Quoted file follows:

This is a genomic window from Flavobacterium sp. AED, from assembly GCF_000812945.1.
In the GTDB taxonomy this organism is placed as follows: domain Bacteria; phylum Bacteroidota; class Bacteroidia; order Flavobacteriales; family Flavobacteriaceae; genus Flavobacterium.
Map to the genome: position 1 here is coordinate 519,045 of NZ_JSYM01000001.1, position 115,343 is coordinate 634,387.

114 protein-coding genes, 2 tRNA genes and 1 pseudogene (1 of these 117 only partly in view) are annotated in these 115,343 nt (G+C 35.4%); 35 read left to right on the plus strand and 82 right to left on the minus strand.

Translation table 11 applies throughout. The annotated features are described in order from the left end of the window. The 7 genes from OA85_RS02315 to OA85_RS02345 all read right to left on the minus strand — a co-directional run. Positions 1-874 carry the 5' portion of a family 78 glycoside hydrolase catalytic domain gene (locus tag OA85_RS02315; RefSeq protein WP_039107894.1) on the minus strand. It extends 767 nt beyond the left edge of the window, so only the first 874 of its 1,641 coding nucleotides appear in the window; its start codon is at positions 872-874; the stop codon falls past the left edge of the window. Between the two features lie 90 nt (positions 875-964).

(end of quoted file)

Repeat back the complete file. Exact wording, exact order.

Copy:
This is a genomic window from Flavobacterium sp. AED, from assembly GCF_000812945.1.
In the GTDB taxonomy this organism is placed as follows: domain Bacteria; phylum Bacteroidota; class Bacteroidia; order Flavobacteriales; family Flavobacteriaceae; genus Flavobacterium.
Map to the genome: position 1 here is coordinate 519,045 of NZ_JSYM01000001.1, position 115,343 is coordinate 634,387.

114 protein-coding genes, 2 tRNA genes and 1 pseudogene (1 of these 117 only partly in view) are annotated in these 115,343 nt (G+C 35.4%); 35 read left to right on the plus strand and 82 right to left on the minus strand.

Translation table 11 applies throughout. The annotated features are described in order from the left end of the window. The 7 genes from OA85_RS02315 to OA85_RS02345 all read right to left on the minus strand — a co-directional run. Positions 1-874 carry the 5' portion of a family 78 glycoside hydrolase catalytic domain gene (locus tag OA85_RS02315; RefSeq protein WP_039107894.1) on the minus strand. It extends 767 nt beyond the left edge of the window, so only the first 874 of its 1,641 coding nucleotides appear in the window; its start codon is at positions 872-874; the stop codon falls past the left edge of the window. Between the two features lie 90 nt (positions 875-964).